Disclaimer: Star Trek is the property of Paramount Viacom. This story is copyright 2005 SterJulie. Rated PG.

 

AFTER THE CREDITS--The Alternative Factor

Ster Julie

 

Everything's all right, Mr. Spock for us.

There is, of course, no escape for them, sir.

There is, of course, no escape. How would it be ... trapped forever with a raging madman at your throat until time itself came to a stop? For eternity. How would it be?

Captain ... the universe is safe.

For you and me. But what of Lazarus? What of Lazarus?

* * *

 

"Not you, too!" McCoy exclaimed.

It was 0235. The Alpha shift was a few hours from waking, the Beta shift had just gone to bed, and the Gamma shift was keeping watch. Enterprises's Mess Hall was deserted, except for the captain, the ship's doctor, and now it's first officer.

"Can't sleep, Spock?" Kirk questioned.

"I came for some tea," Spock replied. "I could ask you both the same question."

McCoy looked to Kirk, unwilling to betray doctor-patient confidentiality after their impromptu counseling session.

"I can't stop thinking about Lazarus," Kirk confessed.

McCoy caught sight of Spock nodding in agreement.

"You, too, Spock?" McCoy queried.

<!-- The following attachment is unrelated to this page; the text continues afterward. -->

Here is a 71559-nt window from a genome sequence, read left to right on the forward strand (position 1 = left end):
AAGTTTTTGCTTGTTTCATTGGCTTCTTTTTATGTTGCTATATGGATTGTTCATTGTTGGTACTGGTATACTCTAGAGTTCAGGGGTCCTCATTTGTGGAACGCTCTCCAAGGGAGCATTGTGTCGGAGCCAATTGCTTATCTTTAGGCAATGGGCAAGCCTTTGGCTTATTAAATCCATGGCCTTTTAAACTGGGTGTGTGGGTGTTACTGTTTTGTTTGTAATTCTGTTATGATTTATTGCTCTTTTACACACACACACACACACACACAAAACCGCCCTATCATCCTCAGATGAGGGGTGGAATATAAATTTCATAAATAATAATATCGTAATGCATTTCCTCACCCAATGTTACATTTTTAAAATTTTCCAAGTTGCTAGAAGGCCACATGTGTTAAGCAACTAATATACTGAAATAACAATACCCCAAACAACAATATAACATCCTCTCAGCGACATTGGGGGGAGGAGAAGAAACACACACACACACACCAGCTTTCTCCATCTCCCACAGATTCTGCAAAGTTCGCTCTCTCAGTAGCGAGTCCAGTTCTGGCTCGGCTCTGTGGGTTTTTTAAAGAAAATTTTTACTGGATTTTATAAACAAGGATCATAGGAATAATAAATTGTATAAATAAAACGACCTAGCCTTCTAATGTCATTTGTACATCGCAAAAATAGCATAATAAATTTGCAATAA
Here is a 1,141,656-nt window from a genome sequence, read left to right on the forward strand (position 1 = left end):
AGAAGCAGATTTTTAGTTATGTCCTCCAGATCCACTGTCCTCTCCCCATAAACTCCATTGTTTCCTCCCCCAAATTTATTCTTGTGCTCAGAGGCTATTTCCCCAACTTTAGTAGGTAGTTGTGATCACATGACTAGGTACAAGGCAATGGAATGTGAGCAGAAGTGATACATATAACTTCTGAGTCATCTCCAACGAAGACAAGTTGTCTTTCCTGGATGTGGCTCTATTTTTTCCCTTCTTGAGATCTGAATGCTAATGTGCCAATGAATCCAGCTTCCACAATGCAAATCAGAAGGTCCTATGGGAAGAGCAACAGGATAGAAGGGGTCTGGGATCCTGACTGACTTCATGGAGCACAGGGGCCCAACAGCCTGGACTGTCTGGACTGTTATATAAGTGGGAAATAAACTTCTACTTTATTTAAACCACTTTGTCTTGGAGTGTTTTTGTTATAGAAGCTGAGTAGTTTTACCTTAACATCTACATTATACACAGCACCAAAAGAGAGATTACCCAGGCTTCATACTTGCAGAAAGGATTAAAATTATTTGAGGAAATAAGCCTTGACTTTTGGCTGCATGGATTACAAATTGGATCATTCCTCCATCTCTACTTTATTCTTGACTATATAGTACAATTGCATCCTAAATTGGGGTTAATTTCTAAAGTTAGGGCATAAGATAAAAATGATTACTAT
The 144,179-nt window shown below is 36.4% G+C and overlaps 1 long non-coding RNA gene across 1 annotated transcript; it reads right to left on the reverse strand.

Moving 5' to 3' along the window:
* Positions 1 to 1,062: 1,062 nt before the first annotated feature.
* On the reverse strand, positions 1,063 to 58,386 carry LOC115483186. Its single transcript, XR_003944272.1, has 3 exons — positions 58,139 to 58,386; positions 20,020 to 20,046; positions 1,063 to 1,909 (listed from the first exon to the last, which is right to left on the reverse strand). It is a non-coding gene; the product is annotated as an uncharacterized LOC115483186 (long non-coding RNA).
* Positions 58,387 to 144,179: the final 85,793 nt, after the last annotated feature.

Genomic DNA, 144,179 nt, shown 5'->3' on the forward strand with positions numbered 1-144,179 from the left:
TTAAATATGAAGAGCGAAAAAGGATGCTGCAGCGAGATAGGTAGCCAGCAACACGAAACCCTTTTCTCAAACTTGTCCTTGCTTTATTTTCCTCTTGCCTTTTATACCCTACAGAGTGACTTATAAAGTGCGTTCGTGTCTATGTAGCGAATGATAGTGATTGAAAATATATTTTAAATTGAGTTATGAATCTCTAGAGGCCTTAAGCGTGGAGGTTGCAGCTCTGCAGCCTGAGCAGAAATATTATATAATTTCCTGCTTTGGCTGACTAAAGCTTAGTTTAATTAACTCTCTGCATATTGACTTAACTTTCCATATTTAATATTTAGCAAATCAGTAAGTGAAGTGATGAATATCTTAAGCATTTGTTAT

"The captain has recently gone through the experience of facing his 'other half,' his dual nature," Spock explained quietly. "I do that every day. But the thought of being locked away with that other half, doing battle with a madman for all eternity was enough to disturb my sleep."

"Meaning you had a nightmare," McCoy translated.

"Meaning I had a nightmare," Spock repeated sheepishly.

McCoy pulled out the chair next to him. "Grab your tea, and have a seat," he ordered.

Spock complied.

"You look shaken, Spock," Kirk observed.

Spock dipped his head in a Vulcan shrug. "Lazarus was an outward sign of my inward reality," he replied.

"I know what you mean," Kirk replied softly.

"Now, look here, gentlemen," McCoy began. Two pair of eyes focused on the doctor. "Now matter what demons Lazarus invoked in us, we have to remember that he is the one we should pity."

Spock raised a fastidious eyebrow.

"Or better yet, we should reflect on the courage of the 'positive' Lazarus, his self-sacrifice," the doctor continued. "You should have recognized yourselves in his bravery. The fact that one or both of you will be compelled some day to offer your life to save others is a frightening thought. Hell, you've offered to do it so many times already that the Universe is gonna call in your marker one of these days. I'll let you focus your fears that that day may be coming sooner rather than later, but I won't let either one of you dawdle on your pity pot and say, 'Woe is me! I have to suffer the battle between my good and evil sides.' We all do. Get over yourselves!"

The doctor stood and raised his coffee cup.

"To Lazarus," he intoned. Kirk and Spock rose as well and raised their mugs. "Thank you for sacrificing yourself so that the peoples of two universes could live."

"Hear, hear," Kirk replied.

The three men threw back the contents of their cups. Three faces grimaced simultaneously.

"Gee-yaw!" McCoy complained. "Nothing is worse than cold coffee."

Spock tipped his head and pictured the two Lazarus-es locked in mortal combat.

"There are worse things, Doctor," Spock said solemnly.

END